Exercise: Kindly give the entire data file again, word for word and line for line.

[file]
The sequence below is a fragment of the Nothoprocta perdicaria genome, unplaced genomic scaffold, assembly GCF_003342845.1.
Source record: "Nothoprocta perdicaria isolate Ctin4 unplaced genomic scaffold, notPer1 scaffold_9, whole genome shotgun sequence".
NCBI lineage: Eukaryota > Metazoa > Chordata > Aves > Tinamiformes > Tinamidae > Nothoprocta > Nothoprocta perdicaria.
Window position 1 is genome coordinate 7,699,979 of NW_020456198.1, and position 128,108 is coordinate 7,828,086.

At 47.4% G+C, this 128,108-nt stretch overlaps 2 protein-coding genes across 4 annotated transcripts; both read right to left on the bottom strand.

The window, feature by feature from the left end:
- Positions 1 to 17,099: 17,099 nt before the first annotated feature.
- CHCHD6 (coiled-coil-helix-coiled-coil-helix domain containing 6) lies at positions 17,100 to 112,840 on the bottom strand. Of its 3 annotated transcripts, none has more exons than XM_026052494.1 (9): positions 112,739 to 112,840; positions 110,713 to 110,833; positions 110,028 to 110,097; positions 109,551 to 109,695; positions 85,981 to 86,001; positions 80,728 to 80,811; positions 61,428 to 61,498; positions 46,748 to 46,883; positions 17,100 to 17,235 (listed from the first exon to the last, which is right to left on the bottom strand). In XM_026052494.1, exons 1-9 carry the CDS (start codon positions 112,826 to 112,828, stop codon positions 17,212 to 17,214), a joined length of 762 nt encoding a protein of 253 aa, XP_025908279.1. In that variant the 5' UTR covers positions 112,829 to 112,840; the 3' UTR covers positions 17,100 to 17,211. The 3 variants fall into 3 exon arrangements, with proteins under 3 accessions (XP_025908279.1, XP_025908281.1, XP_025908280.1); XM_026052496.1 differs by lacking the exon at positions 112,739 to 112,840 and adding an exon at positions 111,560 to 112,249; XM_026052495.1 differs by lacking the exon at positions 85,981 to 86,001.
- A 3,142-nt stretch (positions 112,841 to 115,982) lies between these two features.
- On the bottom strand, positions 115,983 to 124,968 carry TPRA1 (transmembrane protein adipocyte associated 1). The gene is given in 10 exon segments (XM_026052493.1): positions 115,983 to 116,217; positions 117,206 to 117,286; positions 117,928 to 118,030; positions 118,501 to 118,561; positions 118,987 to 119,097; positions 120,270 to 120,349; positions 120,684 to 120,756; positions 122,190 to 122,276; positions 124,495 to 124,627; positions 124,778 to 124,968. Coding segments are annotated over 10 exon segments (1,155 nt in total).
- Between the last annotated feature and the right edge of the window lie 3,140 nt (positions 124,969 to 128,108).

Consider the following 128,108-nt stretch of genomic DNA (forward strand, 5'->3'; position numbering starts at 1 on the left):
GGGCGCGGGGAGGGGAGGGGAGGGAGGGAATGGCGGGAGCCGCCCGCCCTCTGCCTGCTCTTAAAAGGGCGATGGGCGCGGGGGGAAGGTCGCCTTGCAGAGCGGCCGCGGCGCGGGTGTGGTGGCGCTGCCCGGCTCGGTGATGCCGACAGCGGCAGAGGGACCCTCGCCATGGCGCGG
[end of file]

The sequence below is a fragment of the Nothoprocta perdicaria genome, unplaced genomic scaffold, assembly GCF_003342845.1.
Source record: "Nothoprocta perdicaria isolate Ctin4 unplaced genomic scaffold, notPer1 scaffold_9, whole genome shotgun sequence".
NCBI lineage: Eukaryota > Metazoa > Chordata > Aves > Tinamiformes > Tinamidae > Nothoprocta > Nothoprocta perdicaria.
Window position 1 is genome coordinate 7,699,979 of NW_020456198.1, and position 128,108 is coordinate 7,828,086.

At 47.4% G+C, this 128,108-nt stretch overlaps 2 protein-coding genes across 4 annotated transcripts; both read right to left on the bottom strand.

The window, feature by feature from the left end:
- Positions 1 to 17,099: 17,099 nt before the first annotated feature.
- CHCHD6 (coiled-coil-helix-coiled-coil-helix domain containing 6) lies at positions 17,100 to 112,840 on the bottom strand. Of its 3 annotated transcripts, none has more exons than XM_026052494.1 (9): positions 112,739 to 112,840; positions 110,713 to 110,833; positions 110,028 to 110,097; positions 109,551 to 109,695; positions 85,981 to 86,001; positions 80,728 to 80,811; positions 61,428 to 61,498; positions 46,748 to 46,883; positions 17,100 to 17,235 (listed from the first exon to the last, which is right to left on the bottom strand). In XM_026052494.1, exons 1-9 carry the CDS (start codon positions 112,826 to 112,828, stop codon positions 17,212 to 17,214), a joined length of 762 nt encoding a protein of 253 aa, XP_025908279.1. In that variant the 5' UTR covers positions 112,829 to 112,840; the 3' UTR covers positions 17,100 to 17,211. The 3 variants fall into 3 exon arrangements, with proteins under 3 accessions (XP_025908279.1, XP_025908281.1, XP_025908280.1); XM_026052496.1 differs by lacking the exon at positions 112,739 to 112,840 and adding an exon at positions 111,560 to 112,249; XM_026052495.1 differs by lacking the exon at positions 85,981 to 86,001.
- A 3,142-nt stretch (positions 112,841 to 115,982) lies between these two features.
- On the bottom strand, positions 115,983 to 124,968 carry TPRA1 (transmembrane protein adipocyte associated 1). The gene is given in 10 exon segments (XM_026052493.1): positions 115,983 to 116,217; positions 117,206 to 117,286; positions 117,928 to 118,030; positions 118,501 to 118,561; positions 118,987 to 119,097; positions 120,270 to 120,349; positions 120,684 to 120,756; positions 122,190 to 122,276; positions 124,495 to 124,627; positions 124,778 to 124,968. Coding segments are annotated over 10 exon segments (1,155 nt in total).
- Between the last annotated feature and the right edge of the window lie 3,140 nt (positions 124,969 to 128,108).

Consider the following 128,108-nt stretch of genomic DNA (forward strand, 5'->3'; position numbering starts at 1 on the left):
GGGCGCGGGGAGGGGAGGGGAGGGAGGGAATGGCGGGAGCCGCCCGCCCTCTGCCTGCTCTTAAAAGGGCGATGGGCGCGGGGGGAAGGTCGCCTTGCAGAGCGGCCGCGGCGCGGGTGTGGTGGCGCTGCCCGGCTCGGTGATGCCGACAGCGGCAGAGGGACCCTCGCCATGGCGCGG